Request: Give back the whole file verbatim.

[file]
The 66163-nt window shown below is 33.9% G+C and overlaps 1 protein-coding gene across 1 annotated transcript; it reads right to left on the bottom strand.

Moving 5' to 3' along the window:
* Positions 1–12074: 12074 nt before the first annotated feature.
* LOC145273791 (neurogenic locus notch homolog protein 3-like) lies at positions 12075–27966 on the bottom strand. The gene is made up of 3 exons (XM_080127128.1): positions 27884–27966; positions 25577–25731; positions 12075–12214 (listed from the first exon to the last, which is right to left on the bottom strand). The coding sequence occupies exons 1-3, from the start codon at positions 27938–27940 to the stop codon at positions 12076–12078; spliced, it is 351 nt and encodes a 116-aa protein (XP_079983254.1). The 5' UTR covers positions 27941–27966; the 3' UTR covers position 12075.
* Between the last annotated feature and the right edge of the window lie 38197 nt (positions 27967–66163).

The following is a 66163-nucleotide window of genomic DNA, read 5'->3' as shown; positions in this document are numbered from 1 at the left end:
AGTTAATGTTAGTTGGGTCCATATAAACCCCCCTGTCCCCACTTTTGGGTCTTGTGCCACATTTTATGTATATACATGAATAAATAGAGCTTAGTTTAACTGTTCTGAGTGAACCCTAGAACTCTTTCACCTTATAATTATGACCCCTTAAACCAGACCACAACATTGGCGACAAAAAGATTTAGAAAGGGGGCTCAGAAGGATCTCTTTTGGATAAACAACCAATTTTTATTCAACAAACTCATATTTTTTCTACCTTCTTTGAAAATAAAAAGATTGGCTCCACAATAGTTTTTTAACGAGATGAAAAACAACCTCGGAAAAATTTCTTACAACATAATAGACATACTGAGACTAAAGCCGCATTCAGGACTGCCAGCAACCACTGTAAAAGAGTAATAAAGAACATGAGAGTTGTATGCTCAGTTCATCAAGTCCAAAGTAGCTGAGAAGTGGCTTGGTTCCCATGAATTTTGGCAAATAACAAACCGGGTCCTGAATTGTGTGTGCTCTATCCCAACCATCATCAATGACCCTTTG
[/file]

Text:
The 66163-nt window shown below is 33.9% G+C and overlaps 1 protein-coding gene across 1 annotated transcript; it reads right to left on the bottom strand.

Moving 5' to 3' along the window:
* Positions 1–12074: 12074 nt before the first annotated feature.
* LOC145273791 (neurogenic locus notch homolog protein 3-like) lies at positions 12075–27966 on the bottom strand. The gene is made up of 3 exons (XM_080127128.1): positions 27884–27966; positions 25577–25731; positions 12075–12214 (listed from the first exon to the last, which is right to left on the bottom strand). The coding sequence occupies exons 1-3, from the start codon at positions 27938–27940 to the stop codon at positions 12076–12078; spliced, it is 351 nt and encodes a 116-aa protein (XP_079983254.1). The 5' UTR covers positions 27941–27966; the 3' UTR covers position 12075.
* Between the last annotated feature and the right edge of the window lie 38197 nt (positions 27967–66163).

The following is a 66163-nucleotide window of genomic DNA, read 5'->3' as shown; positions in this document are numbered from 1 at the left end:
AGTTAATGTTAGTTGGGTCCATATAAACCCCCCTGTCCCCACTTTTGGGTCTTGTGCCACATTTTATGTATATACATGAATAAATAGAGCTTAGTTTAACTGTTCTGAGTGAACCCTAGAACTCTTTCACCTTATAATTATGACCCCTTAAACCAGACCACAACATTGGCGACAAAAAGATTTAGAAAGGGGGCTCAGAAGGATCTCTTTTGGATAAACAACCAATTTTTATTCAACAAACTCATATTTTTTCTACCTTCTTTGAAAATAAAAAGATTGGCTCCACAATAGTTTTTTAACGAGATGAAAAACAACCTCGGAAAAATTTCTTACAACATAATAGACATACTGAGACTAAAGCCGCATTCAGGACTGCCAGCAACCACTGTAAAAGAGTAATAAAGAACATGAGAGTTGTATGCTCAGTTCATCAAGTCCAAAGTAGCTGAGAAGTGGCTTGGTTCCCATGAATTTTGGCAAATAACAAACCGGGTCCTGAATTGTGTGTGCTCTATCCCAACCATCATCAATGACCCTTTG